The Siren’s Call

This is a repost that I had recently posted prior to my ECT treatment in July 2012.
I recently awoke from almost a month’s long sleep. At least that’s what it feels like. But more precisely it was an almost month’s long psychosis of mixed episodes of depressions and manias of my bipolar. It’s why I went to the hospital last week.
 deeper-story-post
As much as I try to remember the past few weeks I just cannot do it. With the few snippets of images in my mind that remain I try to retrace the few memories I have backwards from the pictures but they never show up. Using those same images I try moving forward. Still, no recall of any memory. There are no memories of conversations, of no talks or any other verbal exchanges.
 
Try remembering before your birth and describing it. You know you were alive but you can’t remember it. Or try to remember your years before turning three or. It can’t be done. That’s what it feels like every time I blackout in psychosis. And each time it occurs they last longer and closer in between.
It’s hard to describe the feeling of knowing you’ve said or done something that was hurtful; especially having done something and you have absolutely no memory of it all. Things said and done during psychosis are not so easily filtered by others.
The truth is, there will be people whom you’ve hurt or wronged or scared so badly they won’t want to forgive you, or they won’t be able to. It won’t matter that you’re psychotic.
I’ve learned all you can do is offer an apology if you feel one is needed. If they can’t accept it, you have to accept that. But every action has consequences, and sometimes apologies or even restitutions don’t make everything better.
Messes. Look at the messes that “I” never intended to make but have to pay the consequences and clean up, as do those that get caught in their wakes. Burning bridges. You have to put pieces together like a crime investigation before you can attempt to fix things.
It’s the excesses that make bipolar so fascinating to many people. Face it, depression isn’t much fun to watch. But mania…mania can be exhilarating. Exciting. Mania can be fun.
And that’s from outsiders. Outsiders can laugh at your goofy behavior. Your funny conversations. From inside, it’s either equally exciting or like being trapped in a living hell. At least while it’s happening. But when the ride is over…when the music stops…when reality returns…when you wake up, you’re the one left holding the bag. You’re left trying to figure where you have been and what all you have done. You’re the one who has to put the pieces back together, to try to make your life whole again. And you have to do it despite not always being sure what really happened in the first place.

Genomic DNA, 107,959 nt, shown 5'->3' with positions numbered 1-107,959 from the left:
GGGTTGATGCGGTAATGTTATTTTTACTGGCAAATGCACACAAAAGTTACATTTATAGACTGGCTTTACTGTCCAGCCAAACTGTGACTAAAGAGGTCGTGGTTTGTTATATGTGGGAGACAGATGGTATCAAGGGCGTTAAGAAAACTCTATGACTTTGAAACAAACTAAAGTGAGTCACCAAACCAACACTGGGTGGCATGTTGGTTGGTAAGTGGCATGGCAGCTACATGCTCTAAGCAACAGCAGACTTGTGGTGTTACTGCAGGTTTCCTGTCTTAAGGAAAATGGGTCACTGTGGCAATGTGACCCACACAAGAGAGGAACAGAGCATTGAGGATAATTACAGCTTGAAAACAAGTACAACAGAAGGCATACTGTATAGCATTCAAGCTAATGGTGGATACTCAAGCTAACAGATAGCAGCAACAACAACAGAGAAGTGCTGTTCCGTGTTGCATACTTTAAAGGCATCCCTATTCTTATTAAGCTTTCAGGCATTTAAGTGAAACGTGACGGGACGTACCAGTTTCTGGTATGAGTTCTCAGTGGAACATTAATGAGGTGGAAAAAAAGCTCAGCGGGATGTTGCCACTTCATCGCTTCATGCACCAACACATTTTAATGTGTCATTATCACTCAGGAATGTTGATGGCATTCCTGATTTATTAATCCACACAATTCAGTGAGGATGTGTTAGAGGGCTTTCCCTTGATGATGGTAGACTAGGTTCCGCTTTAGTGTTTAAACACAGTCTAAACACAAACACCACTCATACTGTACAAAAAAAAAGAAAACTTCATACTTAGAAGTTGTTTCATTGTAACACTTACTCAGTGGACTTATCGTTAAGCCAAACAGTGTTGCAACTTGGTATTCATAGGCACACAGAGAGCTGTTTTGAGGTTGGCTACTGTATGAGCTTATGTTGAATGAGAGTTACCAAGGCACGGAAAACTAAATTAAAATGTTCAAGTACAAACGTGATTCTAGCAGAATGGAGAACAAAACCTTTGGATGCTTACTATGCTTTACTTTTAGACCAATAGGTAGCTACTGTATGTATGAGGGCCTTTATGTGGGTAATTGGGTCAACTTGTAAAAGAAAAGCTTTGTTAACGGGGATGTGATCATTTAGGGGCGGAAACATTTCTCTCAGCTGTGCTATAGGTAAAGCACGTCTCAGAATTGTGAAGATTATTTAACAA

I have been where I am today more than once in the past but this time it is the hardest to deal with. I’m seriously having a hard time accepting and dealing with the past month’s occurrences and actions because of my bipolar episodes; particularly my episodes that of my psychosis.
I’ve been here before. Standing here. Sitting here. Looking and listening. Watching. Half waiting while half moving.
However, just because I’m having a hard time dealing with my recent episode doesn’t mean I’m in a state of despair or feeling overwhelmed. I’m only in a moment of being upset. And quit the contrary. I see the need for changes and I have a drive do whatever it takes to find an aggressive treatment no matter what is thrown my way.
Waking up from an episode and/or psychosis can be empowering. Fixing problems is all about attitude.
If I look around at my life and see nothing but rubble, if I let my issues overwhelm me, I wallow in guilt, then all my issues are likely to perpetuate more issues and more guilt and then trigger another cycle of depression. And that is negative. And that is not me.
But if I look around at my life and see possibilities and challenges, then I’ve got a better than even chance of making something good come out of something bad. And isn’t that the ultimate goal?
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